Stakeholder Centered Coaching For Educators

Time is the one of the most important non-renewable resources.  When coaching leaders, ‘I don’t have time’ is the most common response.  BUSY, BUSY, BUSY.  Demands from the position, from those you report to, those who report to you, and those external to the organization consume your time and energy.

Before entering the room for a morning meeting of staff, I put post-it notes all over my shirt, tie, and sports coat. The opening was, from the time I come through the outside door and before getting to my office, this represents the requests for my attention.  The rest of the day, no matter what I had on my calendar, I tried to satisfy those requests so I could remove those post-it notes.

One strategy I tried was to come in earlier and earlier.  Once staff found out I was arriving earlier, more people came in earlier to get my attention.  Exhausted and spending less and less time at home with family, I attended a thinking skills and coaching workshop with Art Costa.  That was 1983. I remain grateful for Art’s coaching and guiding over the years.

I am grateful for Art and the Cognitive Coaching collaborative group where we developed and refined the model over the years.  Remaining open to continual learning (16th Habit of Mind by Costs and Kallick), learning from many authors, consultants, and the groups who had common vision has served me well as a practicing leader.  Every experience extended my learning and implementation skills.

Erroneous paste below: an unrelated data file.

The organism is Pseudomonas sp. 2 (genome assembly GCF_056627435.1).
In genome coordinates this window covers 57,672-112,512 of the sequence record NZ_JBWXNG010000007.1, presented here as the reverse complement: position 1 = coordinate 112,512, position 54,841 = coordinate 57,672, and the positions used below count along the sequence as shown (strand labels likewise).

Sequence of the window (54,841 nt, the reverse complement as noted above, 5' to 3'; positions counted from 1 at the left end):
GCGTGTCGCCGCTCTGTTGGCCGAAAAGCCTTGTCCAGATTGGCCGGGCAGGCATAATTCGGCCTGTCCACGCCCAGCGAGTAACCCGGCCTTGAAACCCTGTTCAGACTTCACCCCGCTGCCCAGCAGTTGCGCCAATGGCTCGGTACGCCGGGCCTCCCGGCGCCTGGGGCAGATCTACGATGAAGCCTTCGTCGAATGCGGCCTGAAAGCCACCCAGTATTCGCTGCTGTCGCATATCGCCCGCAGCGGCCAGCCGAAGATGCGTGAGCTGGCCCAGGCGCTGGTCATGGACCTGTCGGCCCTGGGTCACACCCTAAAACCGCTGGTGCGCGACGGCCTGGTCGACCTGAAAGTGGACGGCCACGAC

African Proverb: “When an old person dies, a library burns”

Recently, I saw the following when reading my LinkedIn account.








Adapting this to schools, the heart of the district and community is site leadership.  Leaders, building and staff, make critical decisions daily about engaging students, having a wider variety of learning pathways for students and staff, and communicating with parents. Of course, central office can be extremely helpful in supporting the learning and provide resources for the school to build the best culture for learning.

One-way leaders can create a positive culture is making coaching available for leaders.  The best people have coaches to assist in getting better no matter what the work.  Athletes, musicians, dancers, teachers, etc.  The best organizational leaders have coaches.

When reading ‘What Got You Here Won’t Get You There’ by Marshall Goldsmith, I was shocked, stunned, and energized.  Could there be a way to elevate my leadership?  Could this business model be adapted to schools? Stakeholder Centered Coaching (SCC) by Goldsmith was getting 95% positive results with those who had the Courage, Humility, and Discipline to engage and sustain leadership goals. See the book summary at…nt-get-you-there/ ‎ After reading this book, knowing that Marshall was the number one business coach ten years in a row, I had to find out more.